to periodization and returns it to your original setting at the end of the example.

st = dwtmode('status','nodisplay'); dwtmode('per','nodisplay'); wptreeDecimated = wpdec(kobe,3,'fk18'); wptUndecimated = modwpt(kobe,3);

First, extract all the wavelet packet coefficients at level three for the decimated transform.

wpcfs = zeros(8,381); for kk = 7:14 wpcfs(kk-6,:) = wpcoef(wptreeDecimated,kk); end

Now compute the total energy in both the decimated and undecimated wavelet packet level-three coefficients and compare to the energy in the original signal.

decimatedEnergy = sum(sum(abs(wpcfs).^2,2))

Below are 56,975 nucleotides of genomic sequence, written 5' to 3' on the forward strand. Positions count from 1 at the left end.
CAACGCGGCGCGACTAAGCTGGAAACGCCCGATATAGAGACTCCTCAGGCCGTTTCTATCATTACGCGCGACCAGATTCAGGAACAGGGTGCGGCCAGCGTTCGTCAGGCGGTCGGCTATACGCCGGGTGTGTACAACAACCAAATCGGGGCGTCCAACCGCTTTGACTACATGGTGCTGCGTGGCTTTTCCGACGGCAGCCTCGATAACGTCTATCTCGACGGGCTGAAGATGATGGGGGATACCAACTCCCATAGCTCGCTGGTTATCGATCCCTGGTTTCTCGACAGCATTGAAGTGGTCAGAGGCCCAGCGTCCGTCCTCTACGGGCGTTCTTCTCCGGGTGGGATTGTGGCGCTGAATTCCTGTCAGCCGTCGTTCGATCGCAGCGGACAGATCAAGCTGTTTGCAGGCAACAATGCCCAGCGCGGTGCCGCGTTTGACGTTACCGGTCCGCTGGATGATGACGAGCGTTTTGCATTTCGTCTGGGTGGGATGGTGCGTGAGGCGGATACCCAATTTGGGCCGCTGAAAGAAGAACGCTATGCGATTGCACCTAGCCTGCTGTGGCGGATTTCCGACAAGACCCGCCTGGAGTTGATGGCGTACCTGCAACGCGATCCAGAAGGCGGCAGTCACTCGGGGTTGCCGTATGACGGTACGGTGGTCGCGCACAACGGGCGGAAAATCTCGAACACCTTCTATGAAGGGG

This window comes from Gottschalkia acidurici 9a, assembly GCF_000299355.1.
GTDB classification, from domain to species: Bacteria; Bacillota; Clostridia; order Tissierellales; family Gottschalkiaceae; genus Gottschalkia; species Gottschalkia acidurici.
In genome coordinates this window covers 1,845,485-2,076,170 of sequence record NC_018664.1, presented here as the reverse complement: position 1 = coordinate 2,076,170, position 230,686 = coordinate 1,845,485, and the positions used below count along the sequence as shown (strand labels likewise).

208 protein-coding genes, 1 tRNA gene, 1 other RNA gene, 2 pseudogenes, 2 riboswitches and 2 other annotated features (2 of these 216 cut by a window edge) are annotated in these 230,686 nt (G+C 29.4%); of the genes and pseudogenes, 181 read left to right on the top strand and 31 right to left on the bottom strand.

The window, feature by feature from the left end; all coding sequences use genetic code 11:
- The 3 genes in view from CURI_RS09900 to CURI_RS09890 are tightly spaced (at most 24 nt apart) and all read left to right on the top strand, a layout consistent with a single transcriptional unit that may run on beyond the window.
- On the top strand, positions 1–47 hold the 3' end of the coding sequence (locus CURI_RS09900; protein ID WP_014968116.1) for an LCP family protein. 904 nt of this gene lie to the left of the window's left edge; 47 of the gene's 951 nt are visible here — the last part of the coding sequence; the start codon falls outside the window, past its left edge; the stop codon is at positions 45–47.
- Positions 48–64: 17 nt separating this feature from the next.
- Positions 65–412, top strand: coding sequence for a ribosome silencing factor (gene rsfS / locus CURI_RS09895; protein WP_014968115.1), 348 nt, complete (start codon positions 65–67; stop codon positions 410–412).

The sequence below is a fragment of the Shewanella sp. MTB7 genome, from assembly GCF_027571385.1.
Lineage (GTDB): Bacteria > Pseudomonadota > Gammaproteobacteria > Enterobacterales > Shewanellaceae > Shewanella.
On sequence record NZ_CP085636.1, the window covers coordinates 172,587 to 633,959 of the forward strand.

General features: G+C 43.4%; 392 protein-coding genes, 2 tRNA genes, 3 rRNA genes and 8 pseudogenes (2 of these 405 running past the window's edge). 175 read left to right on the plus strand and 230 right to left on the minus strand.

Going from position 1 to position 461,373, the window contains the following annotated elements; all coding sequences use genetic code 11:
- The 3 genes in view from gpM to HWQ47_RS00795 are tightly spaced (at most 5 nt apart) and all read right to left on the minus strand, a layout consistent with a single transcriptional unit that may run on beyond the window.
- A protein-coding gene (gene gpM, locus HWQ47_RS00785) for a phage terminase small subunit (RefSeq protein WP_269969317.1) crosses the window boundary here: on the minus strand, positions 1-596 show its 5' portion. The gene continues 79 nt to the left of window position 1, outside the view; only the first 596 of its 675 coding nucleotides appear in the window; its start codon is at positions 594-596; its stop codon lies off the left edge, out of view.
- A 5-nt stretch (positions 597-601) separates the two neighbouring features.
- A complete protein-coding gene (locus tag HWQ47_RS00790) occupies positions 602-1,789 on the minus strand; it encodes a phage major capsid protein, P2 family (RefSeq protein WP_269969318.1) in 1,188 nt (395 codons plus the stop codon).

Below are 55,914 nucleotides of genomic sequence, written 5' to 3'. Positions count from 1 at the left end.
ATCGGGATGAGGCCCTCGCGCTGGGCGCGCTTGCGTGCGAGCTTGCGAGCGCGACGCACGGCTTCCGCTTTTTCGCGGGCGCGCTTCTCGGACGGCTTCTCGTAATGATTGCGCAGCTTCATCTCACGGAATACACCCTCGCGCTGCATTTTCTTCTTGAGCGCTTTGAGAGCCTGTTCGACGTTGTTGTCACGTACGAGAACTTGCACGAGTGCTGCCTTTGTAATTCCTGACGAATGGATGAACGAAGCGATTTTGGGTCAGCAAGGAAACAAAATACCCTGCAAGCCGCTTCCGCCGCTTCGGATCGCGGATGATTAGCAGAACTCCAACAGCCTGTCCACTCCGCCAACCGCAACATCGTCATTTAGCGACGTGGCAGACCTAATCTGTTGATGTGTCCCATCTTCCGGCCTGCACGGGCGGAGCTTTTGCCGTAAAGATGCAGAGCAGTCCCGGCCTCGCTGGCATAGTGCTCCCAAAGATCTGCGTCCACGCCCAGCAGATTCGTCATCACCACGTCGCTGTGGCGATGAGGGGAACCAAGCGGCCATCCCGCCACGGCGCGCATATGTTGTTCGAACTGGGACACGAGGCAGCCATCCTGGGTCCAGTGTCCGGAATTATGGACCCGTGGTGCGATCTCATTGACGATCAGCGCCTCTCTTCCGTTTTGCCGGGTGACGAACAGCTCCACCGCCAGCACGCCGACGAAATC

decimatedEnergy = 2.0189e+11

undecimatedEnergy = sum(sum(abs(wptUndecimated).^2,2))

undecimatedEnergy = 2.0189e+11

signalEnergy = norm(kobe,2)^2

signalEnergy = 2.0189e+11

The DWT shares this important property with the wavelet packet transform.

```
wt = modwt(kobe,'fk18',3);
undecimatedWTEnergy = sum(sum(abs(wt).^2,2))
```

undecimatedWTEnergy = 2.0189e+11

Because the wavelet packet transform at each level divides the frequency axis into equal-width intervals and partitions the signal energy among those intervals, you can often construct useful feature vectors for classification just by retaining the relative energy in each wavelet packet. The next example demonstrates this.

Seismic recordings pick up activity from many sources. It is important to be able to classify this activity based on its origin. For example, earthquakes and explosions may present similar time-domain signatures, but it is very important to differentiate between these two events. The dataset `EarthQuakeExplosionData`